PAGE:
In one notable section of the paper, Lynch writes about two individualized “fast-track” plea adjudications she observed. The first was for a middle-aged returning migrant charged with an enhanced felony re-entry charge—enhanced because of a prior record of removal for an aggravated felony. The sentencing guidelines range for the offense was 57-71 months, and the prosecutor sought 42 months, largely because the defendant’s family ties generated a risk that he would “re-offend” by trying to return to them. The defendant was ultimately sentenced to 54 months plus three years “supervised release,” although it was all but inevitable that he would be deported before serving the supervision period. The second case involved a drug courier who also had a prior history of drug offenses. The sentencing guidelines range was 188-235 months (130-162 months for fast-track). Both prosecutor and defense counsel expressed concern at the extreme length of the sentence. The judge sentenced him to 63 months on the new conviction, and six months to be served consecutively for the violation of the conditions of a previous sentence. The judges added a term of four years supervised release to follow the incarceration. As Lynch observes, “the defendant’s past record in the United States set the stage for the present in the form of a sentence more than 11 times longer than his peer backpackers. And it once again paved a new future whereby any further official encounter in the United States would expose [the defendant] to the potential of life in prison.” (P. 16.) Notably, there is little difference in the sentences of the drug offender and the felony reentry defendant. The central focus in both cases was on establishing the triggering conditions for harsh future consequences for illegal re-entry.
Lynch’s conclusion harkens back to a prediction made by Anil Kalhan over a decade ago that what we are seeing is not so much the criminalization of immigration as an “immigrationization” of other laws and legal practices. Indeed, Lynch uses that very term to describe what has happened to adjudication in the southern border district. (P.17.) The central logic of all southern border prosecution is to deter the return of excludable outsiders—and this is true whether there are drugs involved or not, and whether the individual has strong ties to our community or not. Sentences are structured to foster particular immigration consequences that will be triggered by return and “the creative use of supervised release terms for defendants who will never likely be released on U.S. soil hammers home the system’s goal of deterring reentry.” (P.17.) In flip flop adjudications, processes and sentences for all defendants looked essentially the same regardless of the presence or absence of drugs, and the only people who are, in fact, treated differently are those who resist pleading guilty. The compelling reasons that drive people to migrate and commit other offenses are obscured as individuals are efficiently processed.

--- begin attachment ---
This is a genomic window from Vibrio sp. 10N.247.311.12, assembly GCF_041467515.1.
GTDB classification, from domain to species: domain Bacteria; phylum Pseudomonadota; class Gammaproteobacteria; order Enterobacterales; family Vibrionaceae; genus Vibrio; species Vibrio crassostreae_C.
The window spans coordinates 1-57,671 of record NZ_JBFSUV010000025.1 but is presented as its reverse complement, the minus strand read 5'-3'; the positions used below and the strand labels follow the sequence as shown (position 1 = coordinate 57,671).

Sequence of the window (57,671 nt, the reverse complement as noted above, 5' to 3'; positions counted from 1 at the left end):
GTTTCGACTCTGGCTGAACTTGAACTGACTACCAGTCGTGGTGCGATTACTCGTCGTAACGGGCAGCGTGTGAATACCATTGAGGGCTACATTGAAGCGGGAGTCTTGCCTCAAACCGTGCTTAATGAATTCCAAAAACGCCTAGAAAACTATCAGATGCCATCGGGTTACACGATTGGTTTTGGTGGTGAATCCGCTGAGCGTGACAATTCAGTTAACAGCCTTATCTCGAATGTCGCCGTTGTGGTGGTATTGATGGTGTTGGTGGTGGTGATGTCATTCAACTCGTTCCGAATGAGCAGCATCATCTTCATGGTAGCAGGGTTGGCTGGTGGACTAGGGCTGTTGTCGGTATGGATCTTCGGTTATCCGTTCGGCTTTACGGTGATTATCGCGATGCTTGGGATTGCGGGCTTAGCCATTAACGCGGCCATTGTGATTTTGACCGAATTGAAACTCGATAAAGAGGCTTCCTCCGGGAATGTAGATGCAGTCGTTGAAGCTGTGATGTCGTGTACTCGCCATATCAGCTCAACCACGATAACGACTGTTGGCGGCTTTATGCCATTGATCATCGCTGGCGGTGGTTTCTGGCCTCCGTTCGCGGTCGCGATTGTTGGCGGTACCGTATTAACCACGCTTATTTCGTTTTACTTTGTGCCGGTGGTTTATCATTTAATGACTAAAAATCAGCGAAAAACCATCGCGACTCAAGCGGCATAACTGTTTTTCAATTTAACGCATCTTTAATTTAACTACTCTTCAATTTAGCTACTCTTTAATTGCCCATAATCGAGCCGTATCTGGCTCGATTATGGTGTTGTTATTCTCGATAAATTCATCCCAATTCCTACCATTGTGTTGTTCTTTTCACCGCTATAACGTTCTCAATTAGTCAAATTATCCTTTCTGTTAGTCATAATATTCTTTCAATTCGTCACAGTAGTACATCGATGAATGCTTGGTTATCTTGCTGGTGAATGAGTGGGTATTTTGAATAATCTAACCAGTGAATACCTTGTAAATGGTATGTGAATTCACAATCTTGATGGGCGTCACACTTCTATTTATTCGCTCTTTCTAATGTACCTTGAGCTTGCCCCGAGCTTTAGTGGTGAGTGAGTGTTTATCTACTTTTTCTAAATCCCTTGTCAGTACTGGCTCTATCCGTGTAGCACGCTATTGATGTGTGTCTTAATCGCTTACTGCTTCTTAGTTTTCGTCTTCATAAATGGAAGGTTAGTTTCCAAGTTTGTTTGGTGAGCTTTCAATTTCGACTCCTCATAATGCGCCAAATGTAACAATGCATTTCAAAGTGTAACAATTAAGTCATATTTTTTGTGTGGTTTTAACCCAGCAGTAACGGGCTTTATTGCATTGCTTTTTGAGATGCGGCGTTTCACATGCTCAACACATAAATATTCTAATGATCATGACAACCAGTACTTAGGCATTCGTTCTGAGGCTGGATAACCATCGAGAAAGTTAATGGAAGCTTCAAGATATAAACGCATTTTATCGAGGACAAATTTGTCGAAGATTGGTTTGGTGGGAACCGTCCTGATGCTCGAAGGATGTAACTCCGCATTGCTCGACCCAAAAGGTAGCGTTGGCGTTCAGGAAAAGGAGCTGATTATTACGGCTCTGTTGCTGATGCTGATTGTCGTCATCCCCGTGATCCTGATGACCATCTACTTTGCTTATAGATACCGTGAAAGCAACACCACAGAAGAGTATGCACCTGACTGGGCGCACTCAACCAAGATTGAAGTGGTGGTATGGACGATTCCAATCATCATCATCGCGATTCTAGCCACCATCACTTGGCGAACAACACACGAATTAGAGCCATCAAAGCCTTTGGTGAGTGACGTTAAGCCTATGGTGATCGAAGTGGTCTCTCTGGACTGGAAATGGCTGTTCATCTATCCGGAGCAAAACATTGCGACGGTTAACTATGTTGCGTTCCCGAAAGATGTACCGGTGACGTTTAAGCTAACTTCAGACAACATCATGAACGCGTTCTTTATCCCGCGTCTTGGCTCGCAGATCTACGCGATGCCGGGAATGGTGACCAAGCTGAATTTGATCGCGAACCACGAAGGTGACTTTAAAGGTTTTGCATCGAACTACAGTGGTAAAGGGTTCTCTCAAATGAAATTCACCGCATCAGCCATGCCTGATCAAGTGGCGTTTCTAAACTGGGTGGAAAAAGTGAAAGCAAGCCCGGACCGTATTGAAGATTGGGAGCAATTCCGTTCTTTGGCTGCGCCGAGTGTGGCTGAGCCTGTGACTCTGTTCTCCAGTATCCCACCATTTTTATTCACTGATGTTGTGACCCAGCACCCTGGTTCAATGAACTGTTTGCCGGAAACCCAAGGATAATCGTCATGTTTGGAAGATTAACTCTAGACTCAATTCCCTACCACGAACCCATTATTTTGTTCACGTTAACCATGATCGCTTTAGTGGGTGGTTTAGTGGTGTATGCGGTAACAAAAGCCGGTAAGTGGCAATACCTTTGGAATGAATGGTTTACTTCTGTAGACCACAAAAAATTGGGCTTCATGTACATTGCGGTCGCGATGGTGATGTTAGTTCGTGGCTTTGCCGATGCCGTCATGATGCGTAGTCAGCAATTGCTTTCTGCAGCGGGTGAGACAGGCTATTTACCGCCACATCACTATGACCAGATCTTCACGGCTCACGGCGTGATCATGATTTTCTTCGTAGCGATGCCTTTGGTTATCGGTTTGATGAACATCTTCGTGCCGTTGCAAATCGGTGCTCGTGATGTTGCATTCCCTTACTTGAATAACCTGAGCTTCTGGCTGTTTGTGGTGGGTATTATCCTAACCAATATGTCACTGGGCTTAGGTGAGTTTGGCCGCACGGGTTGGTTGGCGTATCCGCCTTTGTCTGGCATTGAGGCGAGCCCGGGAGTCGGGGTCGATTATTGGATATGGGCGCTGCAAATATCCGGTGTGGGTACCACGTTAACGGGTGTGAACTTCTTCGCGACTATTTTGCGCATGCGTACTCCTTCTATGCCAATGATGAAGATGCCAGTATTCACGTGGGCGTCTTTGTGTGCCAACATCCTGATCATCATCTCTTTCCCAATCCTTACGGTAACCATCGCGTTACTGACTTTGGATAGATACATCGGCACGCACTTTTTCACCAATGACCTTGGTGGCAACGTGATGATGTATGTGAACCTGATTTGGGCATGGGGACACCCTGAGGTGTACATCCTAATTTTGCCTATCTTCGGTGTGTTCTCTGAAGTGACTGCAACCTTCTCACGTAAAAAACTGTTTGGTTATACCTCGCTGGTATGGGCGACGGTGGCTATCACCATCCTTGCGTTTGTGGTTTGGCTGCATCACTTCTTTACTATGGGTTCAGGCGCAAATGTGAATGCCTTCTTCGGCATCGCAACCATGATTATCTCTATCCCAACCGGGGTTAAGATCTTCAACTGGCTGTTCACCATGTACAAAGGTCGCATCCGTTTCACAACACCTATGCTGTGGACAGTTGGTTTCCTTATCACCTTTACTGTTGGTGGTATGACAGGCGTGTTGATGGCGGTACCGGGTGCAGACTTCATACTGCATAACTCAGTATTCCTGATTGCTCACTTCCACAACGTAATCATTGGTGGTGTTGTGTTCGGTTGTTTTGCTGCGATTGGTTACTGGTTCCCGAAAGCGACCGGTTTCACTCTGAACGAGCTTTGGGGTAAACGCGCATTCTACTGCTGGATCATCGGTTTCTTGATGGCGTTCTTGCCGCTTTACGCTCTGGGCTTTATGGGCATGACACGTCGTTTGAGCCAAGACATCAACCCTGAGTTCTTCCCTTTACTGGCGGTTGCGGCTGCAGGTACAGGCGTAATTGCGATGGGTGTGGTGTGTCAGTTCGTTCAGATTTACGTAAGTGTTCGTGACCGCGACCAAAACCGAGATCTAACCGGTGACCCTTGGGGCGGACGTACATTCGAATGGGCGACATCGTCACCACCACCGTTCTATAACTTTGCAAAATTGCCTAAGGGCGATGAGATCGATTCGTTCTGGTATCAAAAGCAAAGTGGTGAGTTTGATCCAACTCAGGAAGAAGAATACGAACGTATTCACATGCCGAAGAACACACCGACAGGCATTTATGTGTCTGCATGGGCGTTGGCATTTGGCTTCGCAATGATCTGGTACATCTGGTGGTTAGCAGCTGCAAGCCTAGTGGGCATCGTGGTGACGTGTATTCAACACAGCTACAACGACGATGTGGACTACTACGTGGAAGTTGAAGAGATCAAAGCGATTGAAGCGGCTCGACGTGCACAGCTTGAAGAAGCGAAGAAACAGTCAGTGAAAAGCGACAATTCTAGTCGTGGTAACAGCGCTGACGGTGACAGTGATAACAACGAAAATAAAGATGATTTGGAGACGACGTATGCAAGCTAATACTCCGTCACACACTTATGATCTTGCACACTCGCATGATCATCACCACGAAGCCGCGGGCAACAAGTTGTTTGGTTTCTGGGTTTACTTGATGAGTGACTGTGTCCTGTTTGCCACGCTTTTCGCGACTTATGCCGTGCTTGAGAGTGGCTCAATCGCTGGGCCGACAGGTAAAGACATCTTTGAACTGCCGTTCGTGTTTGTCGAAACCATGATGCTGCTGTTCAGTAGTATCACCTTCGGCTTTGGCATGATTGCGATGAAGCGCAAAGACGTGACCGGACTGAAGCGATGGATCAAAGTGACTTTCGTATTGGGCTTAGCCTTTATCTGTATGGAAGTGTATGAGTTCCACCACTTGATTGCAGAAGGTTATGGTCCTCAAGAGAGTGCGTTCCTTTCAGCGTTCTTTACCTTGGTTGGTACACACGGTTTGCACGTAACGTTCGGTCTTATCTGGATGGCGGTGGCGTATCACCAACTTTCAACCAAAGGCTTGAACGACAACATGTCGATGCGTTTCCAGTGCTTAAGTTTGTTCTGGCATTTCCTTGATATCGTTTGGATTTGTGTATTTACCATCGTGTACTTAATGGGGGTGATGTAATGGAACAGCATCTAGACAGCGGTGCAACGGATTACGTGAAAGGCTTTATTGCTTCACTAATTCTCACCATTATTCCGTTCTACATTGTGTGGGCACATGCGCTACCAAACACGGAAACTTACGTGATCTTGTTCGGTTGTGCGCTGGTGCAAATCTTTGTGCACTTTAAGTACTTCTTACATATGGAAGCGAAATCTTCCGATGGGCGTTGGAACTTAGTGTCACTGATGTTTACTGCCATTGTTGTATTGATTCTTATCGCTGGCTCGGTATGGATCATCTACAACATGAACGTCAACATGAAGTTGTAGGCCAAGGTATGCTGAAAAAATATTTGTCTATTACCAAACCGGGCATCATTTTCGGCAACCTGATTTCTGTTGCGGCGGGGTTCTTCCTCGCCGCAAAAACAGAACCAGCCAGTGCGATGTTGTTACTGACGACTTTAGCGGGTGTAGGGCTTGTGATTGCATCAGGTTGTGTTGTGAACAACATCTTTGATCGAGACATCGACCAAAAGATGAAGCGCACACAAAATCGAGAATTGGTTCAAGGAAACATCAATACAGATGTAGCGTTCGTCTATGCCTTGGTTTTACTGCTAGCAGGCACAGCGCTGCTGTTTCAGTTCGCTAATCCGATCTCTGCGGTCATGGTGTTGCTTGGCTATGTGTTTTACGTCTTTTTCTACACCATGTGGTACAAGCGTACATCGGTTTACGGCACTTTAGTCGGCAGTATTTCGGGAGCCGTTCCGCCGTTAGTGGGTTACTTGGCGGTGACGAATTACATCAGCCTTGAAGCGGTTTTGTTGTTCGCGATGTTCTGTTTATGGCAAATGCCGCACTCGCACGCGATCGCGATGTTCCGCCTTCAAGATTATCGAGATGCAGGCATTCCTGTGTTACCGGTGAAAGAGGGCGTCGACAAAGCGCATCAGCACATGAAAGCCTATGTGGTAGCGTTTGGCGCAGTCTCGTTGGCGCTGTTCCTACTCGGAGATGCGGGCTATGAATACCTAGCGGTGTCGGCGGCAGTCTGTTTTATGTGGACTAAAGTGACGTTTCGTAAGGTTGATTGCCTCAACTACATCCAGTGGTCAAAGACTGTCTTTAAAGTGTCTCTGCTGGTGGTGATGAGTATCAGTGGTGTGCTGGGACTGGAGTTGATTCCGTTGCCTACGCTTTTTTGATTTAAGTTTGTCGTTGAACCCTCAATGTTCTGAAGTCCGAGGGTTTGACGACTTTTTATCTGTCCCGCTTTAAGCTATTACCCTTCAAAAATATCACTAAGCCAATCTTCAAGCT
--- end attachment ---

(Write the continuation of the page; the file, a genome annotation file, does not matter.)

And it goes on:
For the past twenty years in the United States, scholars working at the intersection of criminal law and immigration law have documented the effects that two substantial bodies of law—criminal law and immigration law—have on one another as they are drawn substantially and unevenly into each others’ orbits. The back-end collateral sanction of deportation (or “removal” to use the technical term) has an impact on whether and how criminal procedural protections operate in the context of policing, both on the streets and in the jails. It can influence county officials’ bail determinations and decision-making about access to diversionary programs. It can constrain and reshape plea negotiations, ultimately setting the stage for differential punishment. It can incentivize new forms of criminal prosecutions. It may help to explain the significant citizenship penalty in criminal sentencing.